N2 - Setting out the child maintenance obligations for separated families has been both a contentious and highly dynamic policy area in the UK. Since 1991 policy has been continually amended by three successive governments who have all searched for a solution to the problem of ensuring that non-resident parents make regular cash payments of child maintenance to support their children (where they can afford to do so). Th e UK serves as a very interesting case study in its own right as it provides a considerable amount of evidence as well as important policy lessons for other countries which might want to embark on radical change (such as Th e Netherlands – see Curry-Sumner this volume). Simultaneously, it is a unique policy within the UK as it is, arguably, situated awkwardly on the fringes of both the family law system and the social security system. Th erein lies the tension: the boundary between public and private responsibility. Successive governments have attempted to rebalance these private and public responsibilities for supporting children in separated/lone parent families. Currently, in the latest policy formulation, the UK appears to have decoupled the private obligations of child maintenance from the public social security system (which provides means-tested social assistance benefi ts). Th is paper discusses these developments and provides new research evidence on the amounts of maintenance expected under the latest policy proposals via the use of vignette techniques.

AB - Setting out the child maintenance obligations for separated families has been both a contentious and highly dynamic policy area in the UK. Since 1991 policy has been continually amended by three successive governments who have all searched for a solution to the problem of ensuring that non-resident parents make regular cash payments of child maintenance to support their children (where they can afford to do so). Th e UK serves as a very interesting case study in its own right as it provides a considerable amount of evidence as well as important policy lessons for other countries which might want to embark on radical change (such as Th e Netherlands – see Curry-Sumner this volume). Simultaneously, it is a unique policy within the UK as it is, arguably, situated awkwardly on the fringes of both the family law system and the social security system. Th erein lies the tension: the boundary between public and private responsibility. Successive governments have attempted to rebalance these private and public responsibilities for supporting children in separated/lone parent families. Currently, in the latest policy formulation, the UK appears to have decoupled the private obligations of child maintenance from the public social security system (which provides means-tested social assistance benefi ts). Th is paper discusses these developments and provides new research evidence on the amounts of maintenance expected under the latest policy proposals via the use of vignette techniques.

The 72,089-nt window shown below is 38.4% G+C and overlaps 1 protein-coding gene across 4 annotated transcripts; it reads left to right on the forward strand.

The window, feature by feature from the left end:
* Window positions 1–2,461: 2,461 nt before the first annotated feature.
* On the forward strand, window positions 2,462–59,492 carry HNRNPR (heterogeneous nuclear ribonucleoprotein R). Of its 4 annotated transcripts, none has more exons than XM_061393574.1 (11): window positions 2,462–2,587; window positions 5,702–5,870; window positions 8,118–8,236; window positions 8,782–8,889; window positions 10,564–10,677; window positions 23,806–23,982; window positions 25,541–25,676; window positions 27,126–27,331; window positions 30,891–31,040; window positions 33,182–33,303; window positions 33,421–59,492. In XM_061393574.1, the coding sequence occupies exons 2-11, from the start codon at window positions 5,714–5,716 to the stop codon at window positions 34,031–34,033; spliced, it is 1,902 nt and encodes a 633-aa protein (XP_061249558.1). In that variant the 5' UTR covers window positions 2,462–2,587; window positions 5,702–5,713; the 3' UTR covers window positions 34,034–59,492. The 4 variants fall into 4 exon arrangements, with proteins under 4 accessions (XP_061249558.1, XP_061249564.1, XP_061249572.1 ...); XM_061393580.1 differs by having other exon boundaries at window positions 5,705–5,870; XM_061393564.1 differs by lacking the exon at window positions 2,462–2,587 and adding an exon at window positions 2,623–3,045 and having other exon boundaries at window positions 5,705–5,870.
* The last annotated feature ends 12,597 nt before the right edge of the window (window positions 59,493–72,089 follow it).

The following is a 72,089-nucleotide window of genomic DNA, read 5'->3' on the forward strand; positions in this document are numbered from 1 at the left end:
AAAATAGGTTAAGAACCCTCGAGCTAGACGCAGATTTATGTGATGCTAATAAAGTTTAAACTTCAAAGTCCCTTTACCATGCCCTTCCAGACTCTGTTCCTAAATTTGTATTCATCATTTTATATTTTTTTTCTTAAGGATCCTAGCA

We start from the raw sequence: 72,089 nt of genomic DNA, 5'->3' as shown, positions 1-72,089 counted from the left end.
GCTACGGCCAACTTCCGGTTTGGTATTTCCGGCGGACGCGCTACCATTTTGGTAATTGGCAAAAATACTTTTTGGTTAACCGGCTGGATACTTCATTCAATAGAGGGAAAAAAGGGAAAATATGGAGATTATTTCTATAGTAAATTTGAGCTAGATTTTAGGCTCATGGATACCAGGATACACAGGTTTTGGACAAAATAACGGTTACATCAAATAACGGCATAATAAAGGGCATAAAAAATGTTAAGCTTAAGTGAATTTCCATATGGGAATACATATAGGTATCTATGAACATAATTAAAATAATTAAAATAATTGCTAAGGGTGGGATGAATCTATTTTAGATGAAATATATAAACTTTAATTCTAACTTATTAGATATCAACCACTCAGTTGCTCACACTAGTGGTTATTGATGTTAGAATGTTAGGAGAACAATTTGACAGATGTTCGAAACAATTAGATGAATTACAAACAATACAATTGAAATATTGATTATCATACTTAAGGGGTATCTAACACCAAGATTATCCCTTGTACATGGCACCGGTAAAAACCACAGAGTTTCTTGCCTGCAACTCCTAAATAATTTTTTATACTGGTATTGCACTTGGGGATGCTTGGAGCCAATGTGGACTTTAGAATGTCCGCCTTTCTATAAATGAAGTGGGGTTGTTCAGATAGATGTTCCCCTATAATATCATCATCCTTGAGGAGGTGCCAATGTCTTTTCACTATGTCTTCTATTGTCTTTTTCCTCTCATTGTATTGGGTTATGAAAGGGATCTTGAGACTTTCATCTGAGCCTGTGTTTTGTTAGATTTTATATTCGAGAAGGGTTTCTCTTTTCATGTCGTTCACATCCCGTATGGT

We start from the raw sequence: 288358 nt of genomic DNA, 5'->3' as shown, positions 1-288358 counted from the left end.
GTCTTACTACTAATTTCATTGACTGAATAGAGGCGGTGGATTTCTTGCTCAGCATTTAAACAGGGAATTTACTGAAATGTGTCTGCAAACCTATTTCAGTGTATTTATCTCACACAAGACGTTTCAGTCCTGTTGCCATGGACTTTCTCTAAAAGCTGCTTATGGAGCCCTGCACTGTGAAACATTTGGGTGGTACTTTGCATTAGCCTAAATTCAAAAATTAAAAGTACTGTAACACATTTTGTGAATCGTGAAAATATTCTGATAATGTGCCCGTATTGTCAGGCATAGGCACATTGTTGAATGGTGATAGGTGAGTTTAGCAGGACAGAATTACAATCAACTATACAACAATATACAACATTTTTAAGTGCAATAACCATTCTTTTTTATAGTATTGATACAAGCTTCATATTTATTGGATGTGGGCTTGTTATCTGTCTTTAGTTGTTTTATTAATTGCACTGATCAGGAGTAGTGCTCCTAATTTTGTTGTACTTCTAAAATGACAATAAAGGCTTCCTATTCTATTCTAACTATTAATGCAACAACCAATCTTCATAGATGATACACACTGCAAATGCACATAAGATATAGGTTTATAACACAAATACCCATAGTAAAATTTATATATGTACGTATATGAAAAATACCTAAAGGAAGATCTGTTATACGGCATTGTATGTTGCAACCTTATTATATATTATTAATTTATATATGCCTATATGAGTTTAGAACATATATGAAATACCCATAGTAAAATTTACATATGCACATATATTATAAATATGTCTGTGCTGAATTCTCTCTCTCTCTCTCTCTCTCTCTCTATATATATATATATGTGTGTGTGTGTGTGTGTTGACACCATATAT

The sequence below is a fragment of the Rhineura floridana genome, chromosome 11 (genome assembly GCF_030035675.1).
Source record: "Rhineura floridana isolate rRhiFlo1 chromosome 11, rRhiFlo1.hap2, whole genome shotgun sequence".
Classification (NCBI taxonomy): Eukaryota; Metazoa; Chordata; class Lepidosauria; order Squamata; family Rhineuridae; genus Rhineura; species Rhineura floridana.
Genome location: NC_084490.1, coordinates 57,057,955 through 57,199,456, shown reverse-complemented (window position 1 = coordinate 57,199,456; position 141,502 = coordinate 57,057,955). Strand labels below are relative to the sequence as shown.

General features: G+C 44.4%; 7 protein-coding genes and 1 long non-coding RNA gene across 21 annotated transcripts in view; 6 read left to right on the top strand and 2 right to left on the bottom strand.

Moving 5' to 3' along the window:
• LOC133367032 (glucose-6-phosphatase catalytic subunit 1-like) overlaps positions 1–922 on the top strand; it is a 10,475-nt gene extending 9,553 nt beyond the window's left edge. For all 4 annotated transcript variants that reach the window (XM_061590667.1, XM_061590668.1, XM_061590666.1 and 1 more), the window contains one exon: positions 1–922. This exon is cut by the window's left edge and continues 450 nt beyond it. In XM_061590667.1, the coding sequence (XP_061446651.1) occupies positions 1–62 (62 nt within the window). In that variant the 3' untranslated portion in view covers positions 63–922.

KW - child maintenance

KW - child support agency

KW - family-based agreements

KW - non-compliance

KW - non-resident parent

M3 - Article

VL - 14

SP - 231

EP - 252

JO - European Journal of Social Security

JF - European Journal of Social Security

SN - 1388-2627

IS - 4

ER -